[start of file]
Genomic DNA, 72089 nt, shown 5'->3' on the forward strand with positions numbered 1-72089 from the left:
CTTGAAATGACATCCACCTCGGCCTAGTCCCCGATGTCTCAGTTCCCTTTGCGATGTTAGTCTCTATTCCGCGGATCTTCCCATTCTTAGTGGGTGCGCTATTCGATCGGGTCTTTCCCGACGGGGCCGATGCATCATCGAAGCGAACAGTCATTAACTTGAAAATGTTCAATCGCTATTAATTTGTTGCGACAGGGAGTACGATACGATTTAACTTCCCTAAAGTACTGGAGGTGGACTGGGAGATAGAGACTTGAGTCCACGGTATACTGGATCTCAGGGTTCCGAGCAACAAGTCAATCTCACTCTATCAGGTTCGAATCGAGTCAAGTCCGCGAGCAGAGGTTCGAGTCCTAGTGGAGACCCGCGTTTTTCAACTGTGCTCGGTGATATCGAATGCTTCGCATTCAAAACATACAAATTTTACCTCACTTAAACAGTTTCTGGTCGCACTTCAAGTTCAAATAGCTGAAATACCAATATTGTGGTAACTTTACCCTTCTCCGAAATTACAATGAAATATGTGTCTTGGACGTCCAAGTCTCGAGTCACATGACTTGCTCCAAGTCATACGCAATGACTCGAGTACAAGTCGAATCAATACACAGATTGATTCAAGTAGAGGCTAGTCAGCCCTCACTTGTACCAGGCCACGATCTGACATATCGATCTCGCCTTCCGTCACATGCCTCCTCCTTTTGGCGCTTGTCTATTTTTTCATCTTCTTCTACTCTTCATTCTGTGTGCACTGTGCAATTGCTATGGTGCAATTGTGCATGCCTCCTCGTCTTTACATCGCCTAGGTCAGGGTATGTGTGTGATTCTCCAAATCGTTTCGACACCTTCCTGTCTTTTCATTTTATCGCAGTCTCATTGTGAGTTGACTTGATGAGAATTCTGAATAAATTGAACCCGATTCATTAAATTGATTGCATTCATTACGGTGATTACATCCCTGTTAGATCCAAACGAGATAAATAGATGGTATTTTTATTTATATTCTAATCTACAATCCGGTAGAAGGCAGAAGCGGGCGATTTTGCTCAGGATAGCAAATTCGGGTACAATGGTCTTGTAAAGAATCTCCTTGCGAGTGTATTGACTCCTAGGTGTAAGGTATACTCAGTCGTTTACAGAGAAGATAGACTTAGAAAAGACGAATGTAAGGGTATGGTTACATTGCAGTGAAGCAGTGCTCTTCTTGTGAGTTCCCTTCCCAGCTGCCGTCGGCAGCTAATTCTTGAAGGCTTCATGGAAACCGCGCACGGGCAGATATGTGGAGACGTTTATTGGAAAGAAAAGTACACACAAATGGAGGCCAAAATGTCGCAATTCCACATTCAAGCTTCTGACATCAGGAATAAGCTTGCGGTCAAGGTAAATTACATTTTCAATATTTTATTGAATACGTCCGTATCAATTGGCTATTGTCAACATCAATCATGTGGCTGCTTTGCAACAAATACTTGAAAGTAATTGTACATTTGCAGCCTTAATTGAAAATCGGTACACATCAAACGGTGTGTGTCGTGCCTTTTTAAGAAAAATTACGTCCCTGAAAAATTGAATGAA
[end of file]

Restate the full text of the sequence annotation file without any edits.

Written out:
Genomic DNA, 72089 nt, shown 5'->3' on the forward strand with positions numbered 1-72089 from the left:
CTTGAAATGACATCCACCTCGGCCTAGTCCCCGATGTCTCAGTTCCCTTTGCGATGTTAGTCTCTATTCCGCGGATCTTCCCATTCTTAGTGGGTGCGCTATTCGATCGGGTCTTTCCCGACGGGGCCGATGCATCATCGAAGCGAACAGTCATTAACTTGAAAATGTTCAATCGCTATTAATTTGTTGCGACAGGGAGTACGATACGATTTAACTTCCCTAAAGTACTGGAGGTGGACTGGGAGATAGAGACTTGAGTCCACGGTATACTGGATCTCAGGGTTCCGAGCAACAAGTCAATCTCACTCTATCAGGTTCGAATCGAGTCAAGTCCGCGAGCAGAGGTTCGAGTCCTAGTGGAGACCCGCGTTTTTCAACTGTGCTCGGTGATATCGAATGCTTCGCATTCAAAACATACAAATTTTACCTCACTTAAACAGTTTCTGGTCGCACTTCAAGTTCAAATAGCTGAAATACCAATATTGTGGTAACTTTACCCTTCTCCGAAATTACAATGAAATATGTGTCTTGGACGTCCAAGTCTCGAGTCACATGACTTGCTCCAAGTCATACGCAATGACTCGAGTACAAGTCGAATCAATACACAGATTGATTCAAGTAGAGGCTAGTCAGCCCTCACTTGTACCAGGCCACGATCTGACATATCGATCTCGCCTTCCGTCACATGCCTCCTCCTTTTGGCGCTTGTCTATTTTTTCATCTTCTTCTACTCTTCATTCTGTGTGCACTGTGCAATTGCTATGGTGCAATTGTGCATGCCTCCTCGTCTTTACATCGCCTAGGTCAGGGTATGTGTGTGATTCTCCAAATCGTTTCGACACCTTCCTGTCTTTTCATTTTATCGCAGTCTCATTGTGAGTTGACTTGATGAGAATTCTGAATAAATTGAACCCGATTCATTAAATTGATTGCATTCATTACGGTGATTACATCCCTGTTAGATCCAAACGAGATAAATAGATGGTATTTTTATTTATATTCTAATCTACAATCCGGTAGAAGGCAGAAGCGGGCGATTTTGCTCAGGATAGCAAATTCGGGTACAATGGTCTTGTAAAGAATCTCCTTGCGAGTGTATTGACTCCTAGGTGTAAGGTATACTCAGTCGTTTACAGAGAAGATAGACTTAGAAAAGACGAATGTAAGGGTATGGTTACATTGCAGTGAAGCAGTGCTCTTCTTGTGAGTTCCCTTCCCAGCTGCCGTCGGCAGCTAATTCTTGAAGGCTTCATGGAAACCGCGCACGGGCAGATATGTGGAGACGTTTATTGGAAAGAAAAGTACACACAAATGGAGGCCAAAATGTCGCAATTCCACATTCAAGCTTCTGACATCAGGAATAAGCTTGCGGTCAAGGTAAATTACATTTTCAATATTTTATTGAATACGTCCGTATCAATTGGCTATTGTCAACATCAATCATGTGGCTGCTTTGCAACAAATACTTGAAAGTAATTGTACATTTGCAGCCTTAATTGAAAATCGGTACACATCAAACGGTGTGTGTCGTGCCTTTTTAAGAAAAATTACGTCCCTGAAAAATTGAATGAA